Consider what Gen. Keith Alexander, the head of U.S. Cyber Command recently stated, which is that DOD will have full cyber readiness by 2014. Full cyber readiness would include offensive cyber capabilities, appropriate level of cyber defenses and intelligence that is critical to cyber offensive and defensive capabilities.
The United States is not the only one taking actions to mitigate the threat in cyberspace. Just recently the British Parliament’s Joint Intelligence and Security Committee asserted the need for aggressive retaliatory cyber strikes against those who attack the U.K.’s cyber defenses. They made it clear that they want their security agencies to become more aggressive and pursue those who attack Britain’s cybersecurity.
Australia also has made comments contributing to the international cyber efforts. The head of Australia's leading spy agencies stated that cyber warfare is one of the most serious threats to their national security and also disclosed the dramatic changes in the security environment in the recent past.
The news about cyberattacks, cyber espionage and evolving cyber threats has not been good lately. All this has combined to have many who monitor the cyber threat domain asking why the change and new sense of urgency? What do they know that the general public doesn’t?
In honor and remembrance of Petty Officer Third Class John Thomas Larimer of the Navy Fleet Cyber Command, and all the victims of the July 20 shooting tragedy in Aurora, Colo.
Posted on Jul 25, 2012 at 7:01 PM0 comments
The current wave in technology is all about mobile devices – no doubt about it. New devices with innovative applications and services are the draw for the billions of wireless users worldwide. Some users find these devices addictive. Security issues surrounding wireless devices are commonly talked about and discussed, and some improvements have been made while many others are on the way.
Like traditional computing, the lack of knowledge among mobile users about the security issues is well known. Some efforts to rectify that knowledge gap that is all too common in security problems currently. However, it is not always the end user that is the root cause of the knowledge problems that result in security issues.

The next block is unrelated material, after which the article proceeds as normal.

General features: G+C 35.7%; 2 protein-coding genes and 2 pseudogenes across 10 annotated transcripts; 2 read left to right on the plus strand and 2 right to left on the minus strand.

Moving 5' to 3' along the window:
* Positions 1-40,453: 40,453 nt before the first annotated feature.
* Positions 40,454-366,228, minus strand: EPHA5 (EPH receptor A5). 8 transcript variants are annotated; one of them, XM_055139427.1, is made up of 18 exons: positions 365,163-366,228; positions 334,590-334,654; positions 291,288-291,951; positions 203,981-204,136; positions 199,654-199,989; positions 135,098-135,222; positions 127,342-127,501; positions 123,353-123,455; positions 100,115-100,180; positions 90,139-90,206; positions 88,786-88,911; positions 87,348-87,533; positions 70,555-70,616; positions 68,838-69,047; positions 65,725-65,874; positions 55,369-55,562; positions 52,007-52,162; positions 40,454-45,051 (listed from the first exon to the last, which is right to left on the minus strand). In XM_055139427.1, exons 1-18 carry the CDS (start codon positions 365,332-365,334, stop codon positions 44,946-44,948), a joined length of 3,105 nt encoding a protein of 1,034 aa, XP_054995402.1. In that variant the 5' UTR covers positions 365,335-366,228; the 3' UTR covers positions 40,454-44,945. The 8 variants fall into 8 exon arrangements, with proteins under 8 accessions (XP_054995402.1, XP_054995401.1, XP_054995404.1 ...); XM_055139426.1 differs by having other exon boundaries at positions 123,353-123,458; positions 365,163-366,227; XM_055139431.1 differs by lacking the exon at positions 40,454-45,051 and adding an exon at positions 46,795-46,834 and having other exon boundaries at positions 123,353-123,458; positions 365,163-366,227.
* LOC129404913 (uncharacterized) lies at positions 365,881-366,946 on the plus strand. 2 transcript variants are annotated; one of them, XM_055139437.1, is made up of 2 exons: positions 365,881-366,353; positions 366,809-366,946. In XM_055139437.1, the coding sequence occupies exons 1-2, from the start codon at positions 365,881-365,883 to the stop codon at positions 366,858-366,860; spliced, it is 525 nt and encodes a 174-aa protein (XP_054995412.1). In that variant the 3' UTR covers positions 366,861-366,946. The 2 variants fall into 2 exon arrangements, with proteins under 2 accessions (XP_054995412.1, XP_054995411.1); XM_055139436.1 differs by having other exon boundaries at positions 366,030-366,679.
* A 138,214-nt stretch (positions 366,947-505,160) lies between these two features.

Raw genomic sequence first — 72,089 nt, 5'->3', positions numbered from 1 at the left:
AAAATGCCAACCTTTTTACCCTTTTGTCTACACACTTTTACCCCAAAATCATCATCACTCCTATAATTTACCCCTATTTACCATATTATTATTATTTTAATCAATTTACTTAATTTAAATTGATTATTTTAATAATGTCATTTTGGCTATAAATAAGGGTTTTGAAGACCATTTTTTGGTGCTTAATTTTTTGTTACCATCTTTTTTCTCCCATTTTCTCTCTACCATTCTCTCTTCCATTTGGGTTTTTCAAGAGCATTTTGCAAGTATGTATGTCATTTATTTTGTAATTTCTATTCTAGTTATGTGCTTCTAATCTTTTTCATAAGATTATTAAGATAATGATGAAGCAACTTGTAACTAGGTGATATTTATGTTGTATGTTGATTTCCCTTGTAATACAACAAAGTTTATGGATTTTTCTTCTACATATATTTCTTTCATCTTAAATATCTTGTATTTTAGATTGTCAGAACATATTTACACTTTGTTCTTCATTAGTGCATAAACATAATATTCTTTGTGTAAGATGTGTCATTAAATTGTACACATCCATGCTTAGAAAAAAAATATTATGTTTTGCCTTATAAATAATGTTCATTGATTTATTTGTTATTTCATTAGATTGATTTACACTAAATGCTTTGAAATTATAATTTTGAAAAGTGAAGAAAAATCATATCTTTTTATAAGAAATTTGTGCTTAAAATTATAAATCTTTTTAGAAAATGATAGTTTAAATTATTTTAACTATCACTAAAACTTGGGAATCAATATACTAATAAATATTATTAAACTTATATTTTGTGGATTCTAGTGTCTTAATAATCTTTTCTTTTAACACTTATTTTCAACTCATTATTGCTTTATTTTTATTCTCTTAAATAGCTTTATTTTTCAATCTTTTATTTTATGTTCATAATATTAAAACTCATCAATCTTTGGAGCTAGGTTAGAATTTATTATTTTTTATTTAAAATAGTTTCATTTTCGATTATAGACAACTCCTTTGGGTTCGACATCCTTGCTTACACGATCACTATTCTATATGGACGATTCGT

This became all too evident in a recent interaction I had with a device and service provider. While upgrading to a newer device I interacted in person with one of the sales staff. During that interaction I decided to probe into his general knowledge about security issues surrounding the devices and services that were being pitched to me. If I were to give his awareness a grade it would be a big fat F.
He knew nothing about any of the devices related vulnerabilities that have been widely publicized for months, not even the basics. I am not talking about advanced threats, I am talking about fundamental issues. The product knowledge of this provider was so lacking that they even sold me an accessory that would not work with the device he sold me. So his knowledge gap went far beyond security. It encompassed basic product knowledge of interoperability with other products they sold.
Once I discovered the interoperability mismatch, I called the store. After 30 minutes of trying, I was finally connected to another sales representative. I just wanted to return the incompatible accessory and get one that works. I found it hard to believe, but she was even less knowledgeable.
Maybe it’s time that the basic sales training on a company’s products include the security fundamentals for that product or service. With all that is at stake at least these organizations should make sure they are not making the security situation worse with incorrect information. Or at least read Symantec’s eight-page Consumer Guide to Wireless Device Security.
Posted on Jul 19, 2012 at 12:54 PM1 comments